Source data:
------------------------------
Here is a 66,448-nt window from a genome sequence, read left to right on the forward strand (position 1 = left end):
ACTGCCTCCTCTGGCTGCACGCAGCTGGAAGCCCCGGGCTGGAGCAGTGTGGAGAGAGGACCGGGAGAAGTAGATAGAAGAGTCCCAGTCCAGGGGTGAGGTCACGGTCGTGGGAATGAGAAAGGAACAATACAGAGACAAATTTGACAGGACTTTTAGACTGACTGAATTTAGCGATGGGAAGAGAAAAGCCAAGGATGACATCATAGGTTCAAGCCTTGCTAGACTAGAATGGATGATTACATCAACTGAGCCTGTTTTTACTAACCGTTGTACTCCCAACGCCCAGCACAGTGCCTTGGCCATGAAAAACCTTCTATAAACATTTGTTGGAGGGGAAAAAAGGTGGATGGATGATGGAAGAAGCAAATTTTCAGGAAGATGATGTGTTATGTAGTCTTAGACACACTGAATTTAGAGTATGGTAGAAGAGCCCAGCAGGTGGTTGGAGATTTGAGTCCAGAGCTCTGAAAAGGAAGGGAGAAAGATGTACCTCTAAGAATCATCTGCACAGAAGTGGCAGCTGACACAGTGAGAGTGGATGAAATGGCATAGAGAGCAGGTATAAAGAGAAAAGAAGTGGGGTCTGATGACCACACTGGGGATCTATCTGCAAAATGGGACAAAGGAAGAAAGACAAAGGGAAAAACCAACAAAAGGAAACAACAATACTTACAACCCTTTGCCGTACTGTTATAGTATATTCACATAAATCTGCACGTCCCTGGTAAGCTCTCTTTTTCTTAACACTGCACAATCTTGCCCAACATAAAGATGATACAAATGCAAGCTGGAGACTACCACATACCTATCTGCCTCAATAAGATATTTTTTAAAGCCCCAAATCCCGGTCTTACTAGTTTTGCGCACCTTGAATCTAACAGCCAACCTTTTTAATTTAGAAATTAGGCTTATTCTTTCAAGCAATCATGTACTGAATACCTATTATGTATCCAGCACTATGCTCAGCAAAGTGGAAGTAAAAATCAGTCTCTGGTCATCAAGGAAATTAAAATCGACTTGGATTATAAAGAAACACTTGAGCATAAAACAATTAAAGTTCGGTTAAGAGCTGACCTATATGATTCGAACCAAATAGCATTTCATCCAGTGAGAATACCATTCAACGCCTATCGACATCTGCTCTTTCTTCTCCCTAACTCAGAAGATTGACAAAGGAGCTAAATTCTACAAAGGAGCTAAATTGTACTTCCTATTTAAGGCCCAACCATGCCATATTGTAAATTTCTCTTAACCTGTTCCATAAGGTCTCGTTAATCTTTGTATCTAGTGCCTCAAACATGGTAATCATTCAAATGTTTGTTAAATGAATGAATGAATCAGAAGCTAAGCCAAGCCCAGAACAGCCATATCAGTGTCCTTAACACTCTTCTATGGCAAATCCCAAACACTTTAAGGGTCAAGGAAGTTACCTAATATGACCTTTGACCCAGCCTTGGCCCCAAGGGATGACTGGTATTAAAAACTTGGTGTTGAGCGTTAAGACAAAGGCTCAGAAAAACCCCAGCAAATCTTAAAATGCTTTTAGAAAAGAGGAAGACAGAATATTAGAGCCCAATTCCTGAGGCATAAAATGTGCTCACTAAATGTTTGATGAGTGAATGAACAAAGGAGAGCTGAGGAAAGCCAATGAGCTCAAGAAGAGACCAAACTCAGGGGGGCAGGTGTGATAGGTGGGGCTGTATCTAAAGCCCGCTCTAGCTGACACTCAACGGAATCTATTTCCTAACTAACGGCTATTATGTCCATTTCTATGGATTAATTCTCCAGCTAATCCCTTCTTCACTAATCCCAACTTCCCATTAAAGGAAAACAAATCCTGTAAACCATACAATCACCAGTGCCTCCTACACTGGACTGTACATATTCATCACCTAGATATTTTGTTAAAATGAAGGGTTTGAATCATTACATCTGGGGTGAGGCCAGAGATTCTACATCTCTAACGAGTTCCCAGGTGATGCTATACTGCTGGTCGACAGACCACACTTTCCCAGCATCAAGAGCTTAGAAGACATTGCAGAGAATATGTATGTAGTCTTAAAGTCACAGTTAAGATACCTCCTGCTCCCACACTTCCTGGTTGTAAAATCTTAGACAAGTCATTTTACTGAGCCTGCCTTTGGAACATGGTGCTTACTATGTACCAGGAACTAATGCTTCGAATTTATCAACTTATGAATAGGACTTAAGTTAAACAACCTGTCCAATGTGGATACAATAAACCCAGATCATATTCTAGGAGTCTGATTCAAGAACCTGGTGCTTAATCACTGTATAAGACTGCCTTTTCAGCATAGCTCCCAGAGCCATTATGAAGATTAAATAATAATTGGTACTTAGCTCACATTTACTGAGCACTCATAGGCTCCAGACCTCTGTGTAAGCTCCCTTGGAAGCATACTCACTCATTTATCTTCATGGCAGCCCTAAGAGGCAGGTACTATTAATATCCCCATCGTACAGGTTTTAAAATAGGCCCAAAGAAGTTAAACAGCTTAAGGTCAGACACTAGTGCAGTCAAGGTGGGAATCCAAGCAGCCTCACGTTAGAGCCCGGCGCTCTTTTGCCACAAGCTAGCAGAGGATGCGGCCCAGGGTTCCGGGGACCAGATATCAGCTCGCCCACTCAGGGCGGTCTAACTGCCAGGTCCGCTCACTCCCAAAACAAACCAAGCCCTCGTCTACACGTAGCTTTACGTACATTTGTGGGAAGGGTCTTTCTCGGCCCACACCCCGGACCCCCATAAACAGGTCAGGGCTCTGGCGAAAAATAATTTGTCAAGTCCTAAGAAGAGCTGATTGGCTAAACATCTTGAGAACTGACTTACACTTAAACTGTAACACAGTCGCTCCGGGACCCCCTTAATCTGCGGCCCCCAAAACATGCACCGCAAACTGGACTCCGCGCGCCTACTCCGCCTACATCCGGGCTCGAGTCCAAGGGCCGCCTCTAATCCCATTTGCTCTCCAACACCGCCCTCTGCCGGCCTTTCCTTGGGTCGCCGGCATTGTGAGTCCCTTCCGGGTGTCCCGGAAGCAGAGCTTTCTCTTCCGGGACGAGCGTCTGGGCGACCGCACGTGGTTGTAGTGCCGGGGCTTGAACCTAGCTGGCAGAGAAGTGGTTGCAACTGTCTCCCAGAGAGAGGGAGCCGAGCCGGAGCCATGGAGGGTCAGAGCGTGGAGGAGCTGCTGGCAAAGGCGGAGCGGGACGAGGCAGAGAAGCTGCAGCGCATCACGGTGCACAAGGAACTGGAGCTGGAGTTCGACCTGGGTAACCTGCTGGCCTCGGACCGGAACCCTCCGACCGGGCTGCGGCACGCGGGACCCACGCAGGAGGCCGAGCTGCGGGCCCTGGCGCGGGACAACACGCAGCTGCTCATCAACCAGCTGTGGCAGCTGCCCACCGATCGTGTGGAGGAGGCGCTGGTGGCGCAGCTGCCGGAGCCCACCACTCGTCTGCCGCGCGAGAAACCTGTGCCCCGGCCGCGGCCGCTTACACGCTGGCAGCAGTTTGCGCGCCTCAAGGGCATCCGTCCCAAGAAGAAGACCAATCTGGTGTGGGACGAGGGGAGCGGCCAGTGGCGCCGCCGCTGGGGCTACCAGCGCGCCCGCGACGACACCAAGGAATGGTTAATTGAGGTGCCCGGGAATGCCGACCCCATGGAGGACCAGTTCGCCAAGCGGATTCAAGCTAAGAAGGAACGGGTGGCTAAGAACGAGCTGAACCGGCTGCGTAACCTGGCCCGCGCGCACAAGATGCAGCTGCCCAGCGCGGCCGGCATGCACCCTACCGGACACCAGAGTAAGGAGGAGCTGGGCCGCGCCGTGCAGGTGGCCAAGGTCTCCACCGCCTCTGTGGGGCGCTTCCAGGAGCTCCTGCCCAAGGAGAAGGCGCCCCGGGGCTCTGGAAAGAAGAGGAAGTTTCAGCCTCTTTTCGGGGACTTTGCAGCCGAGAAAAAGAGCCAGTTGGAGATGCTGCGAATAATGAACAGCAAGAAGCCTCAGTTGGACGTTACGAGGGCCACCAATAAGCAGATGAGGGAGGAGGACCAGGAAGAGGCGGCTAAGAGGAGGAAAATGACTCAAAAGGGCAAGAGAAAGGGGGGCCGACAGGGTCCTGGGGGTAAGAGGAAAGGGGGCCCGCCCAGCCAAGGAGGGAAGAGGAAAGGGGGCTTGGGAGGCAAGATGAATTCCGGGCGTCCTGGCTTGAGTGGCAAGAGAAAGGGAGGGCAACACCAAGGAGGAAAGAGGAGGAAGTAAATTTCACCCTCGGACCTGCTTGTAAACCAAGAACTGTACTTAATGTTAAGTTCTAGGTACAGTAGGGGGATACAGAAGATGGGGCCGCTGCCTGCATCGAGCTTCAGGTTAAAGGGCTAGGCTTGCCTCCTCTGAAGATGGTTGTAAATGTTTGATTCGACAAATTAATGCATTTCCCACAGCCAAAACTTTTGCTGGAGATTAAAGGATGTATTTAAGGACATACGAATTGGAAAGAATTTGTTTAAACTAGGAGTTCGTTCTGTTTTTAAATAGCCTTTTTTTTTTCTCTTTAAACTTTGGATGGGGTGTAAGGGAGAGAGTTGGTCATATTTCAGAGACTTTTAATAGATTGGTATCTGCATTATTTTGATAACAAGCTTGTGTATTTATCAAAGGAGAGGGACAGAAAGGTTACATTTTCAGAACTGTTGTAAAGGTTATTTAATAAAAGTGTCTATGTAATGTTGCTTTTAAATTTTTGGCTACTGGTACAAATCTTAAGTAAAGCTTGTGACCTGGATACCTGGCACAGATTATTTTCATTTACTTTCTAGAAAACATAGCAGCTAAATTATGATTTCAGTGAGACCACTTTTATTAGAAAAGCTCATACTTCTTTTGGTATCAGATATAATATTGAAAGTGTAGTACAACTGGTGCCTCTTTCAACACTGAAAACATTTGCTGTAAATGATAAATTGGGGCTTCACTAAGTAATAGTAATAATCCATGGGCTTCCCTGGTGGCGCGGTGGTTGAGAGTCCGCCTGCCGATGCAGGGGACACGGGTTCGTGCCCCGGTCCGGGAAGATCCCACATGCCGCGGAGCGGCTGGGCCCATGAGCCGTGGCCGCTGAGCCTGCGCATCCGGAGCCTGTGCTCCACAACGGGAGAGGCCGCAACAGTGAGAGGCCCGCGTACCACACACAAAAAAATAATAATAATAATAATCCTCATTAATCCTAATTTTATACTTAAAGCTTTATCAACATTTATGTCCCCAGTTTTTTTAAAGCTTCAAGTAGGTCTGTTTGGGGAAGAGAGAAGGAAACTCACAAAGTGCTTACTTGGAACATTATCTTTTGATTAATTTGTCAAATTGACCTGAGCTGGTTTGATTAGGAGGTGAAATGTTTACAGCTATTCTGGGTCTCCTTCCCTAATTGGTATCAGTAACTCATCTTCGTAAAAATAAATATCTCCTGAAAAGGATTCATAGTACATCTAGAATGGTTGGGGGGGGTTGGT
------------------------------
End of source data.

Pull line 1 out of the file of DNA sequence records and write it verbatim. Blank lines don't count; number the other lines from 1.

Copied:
Here is a 66,448-nt window from a genome sequence, read left to right on the forward strand (position 1 = left end):